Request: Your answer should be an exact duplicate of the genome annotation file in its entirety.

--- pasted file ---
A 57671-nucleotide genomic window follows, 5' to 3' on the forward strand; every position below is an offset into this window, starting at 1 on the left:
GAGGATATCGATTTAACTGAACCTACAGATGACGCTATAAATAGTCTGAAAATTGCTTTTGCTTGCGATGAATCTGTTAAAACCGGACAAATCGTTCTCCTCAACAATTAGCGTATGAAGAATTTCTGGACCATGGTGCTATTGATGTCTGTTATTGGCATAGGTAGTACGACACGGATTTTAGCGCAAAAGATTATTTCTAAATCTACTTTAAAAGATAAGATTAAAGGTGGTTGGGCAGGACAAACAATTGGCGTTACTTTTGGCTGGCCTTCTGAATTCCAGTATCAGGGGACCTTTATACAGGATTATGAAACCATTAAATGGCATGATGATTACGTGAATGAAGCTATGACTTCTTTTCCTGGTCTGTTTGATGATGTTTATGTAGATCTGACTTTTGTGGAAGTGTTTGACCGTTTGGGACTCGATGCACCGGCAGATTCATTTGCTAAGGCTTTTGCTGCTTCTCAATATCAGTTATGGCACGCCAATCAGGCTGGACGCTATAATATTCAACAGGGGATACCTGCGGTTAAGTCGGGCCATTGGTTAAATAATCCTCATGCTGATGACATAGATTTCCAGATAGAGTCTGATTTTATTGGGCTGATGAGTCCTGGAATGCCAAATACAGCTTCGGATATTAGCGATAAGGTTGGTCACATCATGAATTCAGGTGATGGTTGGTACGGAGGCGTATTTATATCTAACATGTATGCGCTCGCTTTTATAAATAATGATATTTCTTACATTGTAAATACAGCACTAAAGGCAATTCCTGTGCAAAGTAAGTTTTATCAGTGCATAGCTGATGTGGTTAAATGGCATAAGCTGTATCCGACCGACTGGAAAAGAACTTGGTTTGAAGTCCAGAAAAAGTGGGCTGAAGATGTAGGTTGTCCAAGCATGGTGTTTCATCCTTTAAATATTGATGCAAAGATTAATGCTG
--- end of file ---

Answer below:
A 57671-nucleotide genomic window follows, 5' to 3' on the forward strand; every position below is an offset into this window, starting at 1 on the left:
GAGGATATCGATTTAACTGAACCTACAGATGACGCTATAAATAGTCTGAAAATTGCTTTTGCTTGCGATGAATCTGTTAAAACCGGACAAATCGTTCTCCTCAACAATTAGCGTATGAAGAATTTCTGGACCATGGTGCTATTGATGTCTGTTATTGGCATAGGTAGTACGACACGGATTTTAGCGCAAAAGATTATTTCTAAATCTACTTTAAAAGATAAGATTAAAGGTGGTTGGGCAGGACAAACAATTGGCGTTACTTTTGGCTGGCCTTCTGAATTCCAGTATCAGGGGACCTTTATACAGGATTATGAAACCATTAAATGGCATGATGATTACGTGAATGAAGCTATGACTTCTTTTCCTGGTCTGTTTGATGATGTTTATGTAGATCTGACTTTTGTGGAAGTGTTTGACCGTTTGGGACTCGATGCACCGGCAGATTCATTTGCTAAGGCTTTTGCTGCTTCTCAATATCAGTTATGGCACGCCAATCAGGCTGGACGCTATAATATTCAACAGGGGATACCTGCGGTTAAGTCGGGCCATTGGTTAAATAATCCTCATGCTGATGACATAGATTTCCAGATAGAGTCTGATTTTATTGGGCTGATGAGTCCTGGAATGCCAAATACAGCTTCGGATATTAGCGATAAGGTTGGTCACATCATGAATTCAGGTGATGGTTGGTACGGAGGCGTATTTATATCTAACATGTATGCGCTCGCTTTTATAAATAATGATATTTCTTACATTGTAAATACAGCACTAAAGGCAATTCCTGTGCAAAGTAAGTTTTATCAGTGCATAGCTGATGTGGTTAAATGGCATAAGCTGTATCCGACCGACTGGAAAAGAACTTGGTTTGAAGTCCAGAAAAAGTGGGCTGAAGATGTAGGTTGTCCAAGCATGGTGTTTCATCCTTTAAATATTGATGCAAAGATTAATGCTG